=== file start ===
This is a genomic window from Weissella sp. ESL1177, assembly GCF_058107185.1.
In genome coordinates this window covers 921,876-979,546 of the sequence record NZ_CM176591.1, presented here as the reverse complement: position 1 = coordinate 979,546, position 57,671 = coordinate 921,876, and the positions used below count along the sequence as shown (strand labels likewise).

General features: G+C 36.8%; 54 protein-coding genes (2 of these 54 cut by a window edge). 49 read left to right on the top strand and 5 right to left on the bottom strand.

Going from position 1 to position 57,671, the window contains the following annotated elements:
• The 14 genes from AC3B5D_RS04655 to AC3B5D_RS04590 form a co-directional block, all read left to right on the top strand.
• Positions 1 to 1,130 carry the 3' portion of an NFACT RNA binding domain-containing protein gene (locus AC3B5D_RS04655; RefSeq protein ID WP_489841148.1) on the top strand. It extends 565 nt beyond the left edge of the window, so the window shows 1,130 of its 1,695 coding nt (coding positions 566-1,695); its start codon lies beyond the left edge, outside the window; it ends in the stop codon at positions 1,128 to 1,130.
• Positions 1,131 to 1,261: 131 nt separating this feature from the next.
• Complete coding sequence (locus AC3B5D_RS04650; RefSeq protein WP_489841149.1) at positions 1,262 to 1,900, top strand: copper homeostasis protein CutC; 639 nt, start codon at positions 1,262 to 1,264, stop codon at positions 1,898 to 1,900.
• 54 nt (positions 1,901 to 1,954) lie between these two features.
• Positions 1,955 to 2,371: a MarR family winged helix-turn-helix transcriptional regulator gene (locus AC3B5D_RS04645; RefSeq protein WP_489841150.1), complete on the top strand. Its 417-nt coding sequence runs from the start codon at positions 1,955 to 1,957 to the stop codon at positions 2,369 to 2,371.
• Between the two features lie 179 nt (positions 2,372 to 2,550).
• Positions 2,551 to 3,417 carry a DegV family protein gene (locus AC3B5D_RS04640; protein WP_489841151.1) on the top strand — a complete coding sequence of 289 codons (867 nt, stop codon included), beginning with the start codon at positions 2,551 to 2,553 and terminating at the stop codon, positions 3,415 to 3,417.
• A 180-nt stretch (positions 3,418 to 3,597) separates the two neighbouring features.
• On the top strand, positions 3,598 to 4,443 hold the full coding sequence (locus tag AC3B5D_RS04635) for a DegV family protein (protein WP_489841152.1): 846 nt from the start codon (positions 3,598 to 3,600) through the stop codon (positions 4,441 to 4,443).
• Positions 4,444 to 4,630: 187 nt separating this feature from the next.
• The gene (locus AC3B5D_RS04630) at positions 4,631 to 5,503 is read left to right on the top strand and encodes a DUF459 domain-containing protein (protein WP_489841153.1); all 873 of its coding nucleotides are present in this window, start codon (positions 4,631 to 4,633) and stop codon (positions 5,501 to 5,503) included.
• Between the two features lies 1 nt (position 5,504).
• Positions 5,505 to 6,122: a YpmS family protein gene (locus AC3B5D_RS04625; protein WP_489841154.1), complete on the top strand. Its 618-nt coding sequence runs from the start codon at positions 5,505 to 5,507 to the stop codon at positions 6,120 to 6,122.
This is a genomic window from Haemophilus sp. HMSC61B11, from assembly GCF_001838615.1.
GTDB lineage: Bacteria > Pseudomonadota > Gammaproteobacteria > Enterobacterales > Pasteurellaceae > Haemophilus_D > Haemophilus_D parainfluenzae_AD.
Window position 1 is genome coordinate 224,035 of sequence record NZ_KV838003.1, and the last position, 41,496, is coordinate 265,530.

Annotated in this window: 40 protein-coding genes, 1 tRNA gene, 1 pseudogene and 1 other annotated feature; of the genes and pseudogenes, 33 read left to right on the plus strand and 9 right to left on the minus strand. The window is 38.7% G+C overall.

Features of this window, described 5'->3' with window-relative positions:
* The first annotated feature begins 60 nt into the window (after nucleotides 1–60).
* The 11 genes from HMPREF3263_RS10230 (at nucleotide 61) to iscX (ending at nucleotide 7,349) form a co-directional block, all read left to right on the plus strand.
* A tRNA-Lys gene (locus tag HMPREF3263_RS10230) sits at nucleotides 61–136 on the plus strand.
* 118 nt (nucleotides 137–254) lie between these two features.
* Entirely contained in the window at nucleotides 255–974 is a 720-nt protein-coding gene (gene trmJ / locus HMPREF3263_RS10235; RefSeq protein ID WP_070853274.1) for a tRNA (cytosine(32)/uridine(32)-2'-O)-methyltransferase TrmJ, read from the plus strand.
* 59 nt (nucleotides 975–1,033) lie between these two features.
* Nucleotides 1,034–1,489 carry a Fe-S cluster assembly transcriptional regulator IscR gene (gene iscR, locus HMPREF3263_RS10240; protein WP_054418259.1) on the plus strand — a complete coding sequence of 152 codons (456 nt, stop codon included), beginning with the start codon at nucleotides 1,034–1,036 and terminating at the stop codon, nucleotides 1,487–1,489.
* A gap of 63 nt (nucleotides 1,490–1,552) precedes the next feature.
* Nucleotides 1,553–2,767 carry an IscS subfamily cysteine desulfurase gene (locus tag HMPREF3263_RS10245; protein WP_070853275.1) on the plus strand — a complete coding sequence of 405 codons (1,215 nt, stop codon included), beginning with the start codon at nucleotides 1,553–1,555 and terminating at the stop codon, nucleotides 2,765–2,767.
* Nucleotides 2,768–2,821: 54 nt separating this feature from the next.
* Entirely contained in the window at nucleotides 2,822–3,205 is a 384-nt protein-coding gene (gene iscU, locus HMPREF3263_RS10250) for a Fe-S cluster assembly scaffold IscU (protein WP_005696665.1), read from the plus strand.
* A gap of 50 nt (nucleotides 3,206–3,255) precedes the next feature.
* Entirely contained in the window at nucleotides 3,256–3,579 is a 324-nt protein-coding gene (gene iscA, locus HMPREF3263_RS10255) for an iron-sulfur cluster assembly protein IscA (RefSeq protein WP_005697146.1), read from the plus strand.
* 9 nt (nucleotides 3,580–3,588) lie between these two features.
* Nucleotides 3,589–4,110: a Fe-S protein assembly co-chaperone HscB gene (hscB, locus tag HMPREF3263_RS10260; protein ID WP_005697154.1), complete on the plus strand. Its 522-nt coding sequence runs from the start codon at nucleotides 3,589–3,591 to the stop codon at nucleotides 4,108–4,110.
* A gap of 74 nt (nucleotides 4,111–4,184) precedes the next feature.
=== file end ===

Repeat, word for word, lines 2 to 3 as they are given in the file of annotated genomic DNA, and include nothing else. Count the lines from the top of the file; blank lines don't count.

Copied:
In genome coordinates this window covers 921,876-979,546 of the sequence record NZ_CM176591.1, presented here as the reverse complement: position 1 = coordinate 979,546, position 57,671 = coordinate 921,876, and the positions used below count along the sequence as shown (strand labels likewise).

General features: G+C 36.8%; 54 protein-coding genes (2 of these 54 cut by a window edge). 49 read left to right on the top strand and 5 right to left on the bottom strand.